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PC Announces Steps To Boost Investments

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Moving ahead with steps to revive investor sentiment and curb demand for gold, India's Finance Minister P Chidambaram on 21 September cut withholding tax on overseas borrowings to 5 per cent from 20 per cent and approved the Rajiv Gandhi Equity Savings Scheme (RGESS).

While the RGESS is aimed at encouraging first time retail investors to invest in stock markets through tax concessions, the cut in withholding tax to 5 per cent seeks to lower the cost of foreign borrowings by the Indian companies.

The RGESS, Chidambaram said, will "give tax benefits to new investors who invest up to Rs 50,000 and whose annual income is below Rs 10 lakh.

"It will act as alternative financial instrument and encourage more people to invest in this instrument rather than gold, which is a dead instrument", he said.

The scheme was announced by the then finance minister Pranab Mukherjee in his 2012-13 budget speech.

According to Chidambaram, "the scheme not only encourages the flow of savings and improves the depth of domestic capital markets, but also aims to promote an 'equity culture' in India. This is also expected to widen the retail investor base in the Indian securities markets".

Besides the equities of blue chip private and public sector compaies, he said, the investors under the scheme would also be permitted to invest through Mutual Funds and listed Exchange Traded Funds (ETFs).

As regards the withholding tax on oveseas borrowings, Chidambaram said that appropriate amendments would be made in the Income Tax Act, 1961, under which the interest income of a non-resident investor will be taxed at reduced rate of 5 per cent instead of 20 per cent.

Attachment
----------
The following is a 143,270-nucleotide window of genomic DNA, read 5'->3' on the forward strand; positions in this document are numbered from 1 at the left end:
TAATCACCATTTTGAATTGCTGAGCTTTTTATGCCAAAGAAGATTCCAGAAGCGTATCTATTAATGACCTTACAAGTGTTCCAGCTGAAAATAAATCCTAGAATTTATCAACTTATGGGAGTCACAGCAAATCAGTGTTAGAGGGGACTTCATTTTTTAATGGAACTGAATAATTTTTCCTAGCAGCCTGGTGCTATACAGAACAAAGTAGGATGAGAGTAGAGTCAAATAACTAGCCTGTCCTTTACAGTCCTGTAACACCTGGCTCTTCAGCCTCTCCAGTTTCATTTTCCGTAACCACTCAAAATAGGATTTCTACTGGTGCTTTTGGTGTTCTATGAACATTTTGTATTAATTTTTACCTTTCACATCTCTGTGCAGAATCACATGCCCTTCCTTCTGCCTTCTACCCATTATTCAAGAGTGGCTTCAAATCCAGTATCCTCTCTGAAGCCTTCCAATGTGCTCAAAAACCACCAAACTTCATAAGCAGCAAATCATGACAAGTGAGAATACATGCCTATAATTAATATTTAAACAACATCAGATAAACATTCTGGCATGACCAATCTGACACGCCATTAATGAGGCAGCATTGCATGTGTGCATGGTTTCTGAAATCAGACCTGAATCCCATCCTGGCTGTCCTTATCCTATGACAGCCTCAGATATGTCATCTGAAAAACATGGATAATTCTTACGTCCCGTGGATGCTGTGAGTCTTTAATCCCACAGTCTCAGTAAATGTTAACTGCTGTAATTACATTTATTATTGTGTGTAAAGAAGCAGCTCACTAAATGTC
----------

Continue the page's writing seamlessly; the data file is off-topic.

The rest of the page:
Interest rates are among the highest in India among big economies, and both industry and the government have been calling for a reduction in the cost of borrowing to revive growth in Asia's third largest economy.

Last week the government announced opening up of the country's vast supermarket sector as well as the airlines industries to foreign direct investment.

Withholding tax of 20 per cent added roughly 70 to 100 basis points to the cost of an overseas loan, so cutting that to 5 per cent lowers the cost of borrowing by 50 to 80 bps, he said.

"Funding-starved sectors like capital goods, infrastructure companies, road developers should benefit," said Sandip Sabharwal, chief executive officer for portfolio management services at Prabhudas Lilladher.

The reduced tax will apply to funds borrowed between July 2012 and June 2015, finance minister P. Chidambaram told reporters.

Also on 21 September, India implemented the Rajiv Gandhi Equity Savings scheme, which was first announced in the budget in March and promises tax incentive for first-time investors. The programme will include mutual funds and exchange-traded funds.

Some financial stocks also rallied on hopes India will increase the foreign direct investment limit in insurance companies from the current 26 per cent to 49 per cent, although such a move would need parliamentary approval.

That could prove difficult as the government faces heavy opposition to its moves to open up supermarkets and raise the price of subsidised diesel.